Dystrophin mechanically links the costameric cytoskeleton and sarcolemma, yet dystrophin-deficient muscle exhibits abnormalities in cell signaling, gene expression, and contractile function that are not clearly understood. New antibodies specific for cytoplasmic gamma-actin were generated and it was confirmed that gamma-actin most predominantly localizes to the sarcolemma and in a faint reticular lattice within normal muscle cells. However, gamma-actin levels were observed to increase 10-fold at the sarcolemma and within the cytoplasm of striated muscle cells from dystrophin-deficient mdx mice. Transgenic overexpression of the dystrophin homologue utrophin, or functional dystrophin constructs in mdx muscle, restores gamma-actin to normal levels, whereas gamma-actin remains elevated in mdx muscle expressing nonfunctional dystrophin constructs. It is concluded that increased cytoplasmic gamma-actin in dystrophin-deficient muscle may be a compensatory response to fortify the weakened costameric lattice through recruitment of parallel mechanical linkages. However, the presence of excessive myoplasmic gamma-actin may also contribute to altered cell signaling or gene expression in dystrophin-deficient muscle (Hanft, 2006).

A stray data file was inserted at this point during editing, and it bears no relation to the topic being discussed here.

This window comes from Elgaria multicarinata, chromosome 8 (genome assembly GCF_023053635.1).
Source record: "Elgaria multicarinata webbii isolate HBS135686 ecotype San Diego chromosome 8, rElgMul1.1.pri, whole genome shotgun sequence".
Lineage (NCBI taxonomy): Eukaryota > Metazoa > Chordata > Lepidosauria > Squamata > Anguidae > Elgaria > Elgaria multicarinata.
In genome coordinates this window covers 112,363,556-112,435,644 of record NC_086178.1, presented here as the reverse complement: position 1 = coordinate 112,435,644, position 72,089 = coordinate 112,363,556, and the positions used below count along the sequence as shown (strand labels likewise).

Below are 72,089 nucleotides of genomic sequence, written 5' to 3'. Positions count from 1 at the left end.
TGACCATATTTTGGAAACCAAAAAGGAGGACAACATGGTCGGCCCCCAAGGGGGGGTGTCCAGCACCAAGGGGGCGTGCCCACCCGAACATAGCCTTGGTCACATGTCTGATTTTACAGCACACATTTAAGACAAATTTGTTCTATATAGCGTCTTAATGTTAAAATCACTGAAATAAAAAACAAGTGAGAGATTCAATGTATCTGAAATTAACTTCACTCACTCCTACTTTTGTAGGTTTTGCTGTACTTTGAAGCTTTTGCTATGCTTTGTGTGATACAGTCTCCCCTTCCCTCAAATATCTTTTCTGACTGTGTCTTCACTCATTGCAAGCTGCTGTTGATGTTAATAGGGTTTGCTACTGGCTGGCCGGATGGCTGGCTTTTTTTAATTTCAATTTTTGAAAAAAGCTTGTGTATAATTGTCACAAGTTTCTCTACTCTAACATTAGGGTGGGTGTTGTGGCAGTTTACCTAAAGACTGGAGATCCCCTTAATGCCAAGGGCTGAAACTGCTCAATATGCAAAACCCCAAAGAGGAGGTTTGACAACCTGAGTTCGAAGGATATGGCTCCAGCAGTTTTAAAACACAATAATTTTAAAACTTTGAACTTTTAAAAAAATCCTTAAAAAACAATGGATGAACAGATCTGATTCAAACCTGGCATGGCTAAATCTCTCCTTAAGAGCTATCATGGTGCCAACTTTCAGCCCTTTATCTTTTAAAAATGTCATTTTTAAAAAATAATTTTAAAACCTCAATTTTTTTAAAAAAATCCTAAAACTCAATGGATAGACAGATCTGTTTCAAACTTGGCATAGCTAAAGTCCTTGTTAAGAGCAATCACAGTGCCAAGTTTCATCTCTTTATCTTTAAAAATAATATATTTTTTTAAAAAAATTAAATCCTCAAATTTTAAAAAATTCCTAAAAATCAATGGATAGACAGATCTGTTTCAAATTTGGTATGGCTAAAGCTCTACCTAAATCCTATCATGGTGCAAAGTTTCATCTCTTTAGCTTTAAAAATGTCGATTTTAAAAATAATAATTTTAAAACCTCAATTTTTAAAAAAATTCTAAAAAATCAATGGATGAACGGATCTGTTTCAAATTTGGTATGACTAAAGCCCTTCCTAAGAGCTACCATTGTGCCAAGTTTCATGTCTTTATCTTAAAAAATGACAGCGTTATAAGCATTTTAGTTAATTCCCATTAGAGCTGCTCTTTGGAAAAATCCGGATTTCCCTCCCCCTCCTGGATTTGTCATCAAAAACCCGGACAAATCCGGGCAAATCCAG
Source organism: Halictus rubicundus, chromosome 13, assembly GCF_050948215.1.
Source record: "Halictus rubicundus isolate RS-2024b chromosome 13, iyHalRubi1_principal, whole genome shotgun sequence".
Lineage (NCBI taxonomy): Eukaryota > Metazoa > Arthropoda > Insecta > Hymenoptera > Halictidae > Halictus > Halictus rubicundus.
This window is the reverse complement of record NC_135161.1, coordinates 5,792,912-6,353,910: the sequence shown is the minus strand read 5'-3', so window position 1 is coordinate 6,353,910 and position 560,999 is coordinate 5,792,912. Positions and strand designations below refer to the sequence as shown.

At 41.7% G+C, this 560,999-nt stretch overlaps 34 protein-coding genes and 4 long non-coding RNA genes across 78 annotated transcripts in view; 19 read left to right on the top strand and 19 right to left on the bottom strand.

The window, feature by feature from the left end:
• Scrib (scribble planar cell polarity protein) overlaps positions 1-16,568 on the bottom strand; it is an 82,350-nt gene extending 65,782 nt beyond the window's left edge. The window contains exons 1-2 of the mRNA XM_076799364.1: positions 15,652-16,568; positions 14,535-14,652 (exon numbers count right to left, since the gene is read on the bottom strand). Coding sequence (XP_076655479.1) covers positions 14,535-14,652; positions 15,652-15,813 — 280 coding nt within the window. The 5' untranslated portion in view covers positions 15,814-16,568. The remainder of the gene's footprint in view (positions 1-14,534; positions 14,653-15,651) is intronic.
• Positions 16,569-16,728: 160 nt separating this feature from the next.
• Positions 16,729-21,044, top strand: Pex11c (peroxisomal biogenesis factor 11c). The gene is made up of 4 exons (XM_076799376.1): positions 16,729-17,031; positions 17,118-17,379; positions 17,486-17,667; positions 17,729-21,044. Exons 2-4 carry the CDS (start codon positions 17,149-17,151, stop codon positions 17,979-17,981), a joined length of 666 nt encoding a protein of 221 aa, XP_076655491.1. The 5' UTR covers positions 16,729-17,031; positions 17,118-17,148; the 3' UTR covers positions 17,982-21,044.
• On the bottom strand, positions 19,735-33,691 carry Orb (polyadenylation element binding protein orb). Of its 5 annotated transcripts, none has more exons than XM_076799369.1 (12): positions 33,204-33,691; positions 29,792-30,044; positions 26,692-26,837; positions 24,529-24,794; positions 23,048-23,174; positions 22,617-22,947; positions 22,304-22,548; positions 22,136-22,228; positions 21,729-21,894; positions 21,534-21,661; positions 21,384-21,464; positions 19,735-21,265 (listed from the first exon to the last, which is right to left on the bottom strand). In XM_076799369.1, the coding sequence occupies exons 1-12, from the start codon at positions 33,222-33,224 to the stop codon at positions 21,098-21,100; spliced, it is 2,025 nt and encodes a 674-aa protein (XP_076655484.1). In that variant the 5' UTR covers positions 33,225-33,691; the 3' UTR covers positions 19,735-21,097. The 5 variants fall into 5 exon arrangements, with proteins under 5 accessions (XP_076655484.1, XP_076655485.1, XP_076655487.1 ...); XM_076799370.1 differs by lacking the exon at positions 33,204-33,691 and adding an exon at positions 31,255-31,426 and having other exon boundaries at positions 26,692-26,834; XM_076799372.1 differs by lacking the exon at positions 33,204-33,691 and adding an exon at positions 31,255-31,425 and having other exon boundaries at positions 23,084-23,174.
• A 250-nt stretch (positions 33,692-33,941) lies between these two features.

Dystrophin deficiency leads to the progressive muscle wasting disease Duchenne muscular dystrophy (DMD). Dystrophin-deficient mdx mice are characterized by skeletal muscle weakness and degeneration but they appear outwardly normal in contrast to DMD patients. Mice lacking both dystrophin and the dystrophin homolog utrophin [double knockout (dko)] have muscle degeneration similar to mdx mice, but they display clinical features similar to DMD patients. Dko limb muscles also lack postsynaptic membrane folding and display fiber-type abnormalities including an abundance of phenotypically oxidative muscle fibers. Extraocular muscles, which are spared in mdx mice, show a significant pathology in dko mice. In this study, microarray analysis was used to characterize gene expression differences between mdx and dko tibialis anterior and extraocular skeletal muscles in an effort to understand the phenotypic differences between these two dystrophic mouse models. Analysis of gene expression differences showed that upregulation of slow muscle genes specifically characterizes dko limb muscle and suggests that upregulation of these genes may directly account for the more severe phenotype of dko mice. To investigate whether any upregulation of slow genes is retained in vitro, independent of postsynaptic membrane abnormalities, mdx and dko primary myogenic cultures were derived and the expression of Myh7 and Myl2 was analyzed. Real-time reverse transcriptase-polymerase chain reaction analysis demonstrates that transcription of these slow genes is also upregulated in dko vs mdx myotubes. This data suggests that at least part of the fiber-type abnormality is due directly to the combined absence of utrophin and dystrophin and is not an indirect effect of the postsynaptic membrane abnormalities (Baker, 2006).